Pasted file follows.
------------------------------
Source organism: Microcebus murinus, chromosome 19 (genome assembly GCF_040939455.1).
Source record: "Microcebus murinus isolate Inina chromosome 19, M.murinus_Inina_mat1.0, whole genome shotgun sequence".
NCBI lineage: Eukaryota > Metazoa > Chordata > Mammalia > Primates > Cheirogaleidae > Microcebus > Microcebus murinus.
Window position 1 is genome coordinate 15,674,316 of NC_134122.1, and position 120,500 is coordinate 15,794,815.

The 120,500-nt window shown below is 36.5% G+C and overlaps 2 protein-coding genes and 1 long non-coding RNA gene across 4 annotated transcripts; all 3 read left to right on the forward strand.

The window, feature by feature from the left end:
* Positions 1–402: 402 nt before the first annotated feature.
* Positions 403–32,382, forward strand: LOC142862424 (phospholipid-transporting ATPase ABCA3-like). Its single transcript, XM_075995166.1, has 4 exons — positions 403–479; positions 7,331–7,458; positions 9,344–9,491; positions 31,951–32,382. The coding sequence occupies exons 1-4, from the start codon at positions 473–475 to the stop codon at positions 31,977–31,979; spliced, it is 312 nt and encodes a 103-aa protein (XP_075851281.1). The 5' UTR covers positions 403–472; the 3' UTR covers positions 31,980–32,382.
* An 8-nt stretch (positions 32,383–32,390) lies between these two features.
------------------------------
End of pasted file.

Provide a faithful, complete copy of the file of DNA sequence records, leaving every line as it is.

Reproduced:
Source organism: Microcebus murinus, chromosome 19 (genome assembly GCF_040939455.1).
Source record: "Microcebus murinus isolate Inina chromosome 19, M.murinus_Inina_mat1.0, whole genome shotgun sequence".
NCBI lineage: Eukaryota > Metazoa > Chordata > Mammalia > Primates > Cheirogaleidae > Microcebus > Microcebus murinus.
Window position 1 is genome coordinate 15,674,316 of NC_134122.1, and position 120,500 is coordinate 15,794,815.

The 120,500-nt window shown below is 36.5% G+C and overlaps 2 protein-coding genes and 1 long non-coding RNA gene across 4 annotated transcripts; all 3 read left to right on the forward strand.

The window, feature by feature from the left end:
* Positions 1–402: 402 nt before the first annotated feature.
* Positions 403–32,382, forward strand: LOC142862424 (phospholipid-transporting ATPase ABCA3-like). Its single transcript, XM_075995166.1, has 4 exons — positions 403–479; positions 7,331–7,458; positions 9,344–9,491; positions 31,951–32,382. The coding sequence occupies exons 1-4, from the start codon at positions 473–475 to the stop codon at positions 31,977–31,979; spliced, it is 312 nt and encodes a 103-aa protein (XP_075851281.1). The 5' UTR covers positions 403–472; the 3' UTR covers positions 31,980–32,382.
* An 8-nt stretch (positions 32,383–32,390) lies between these two features.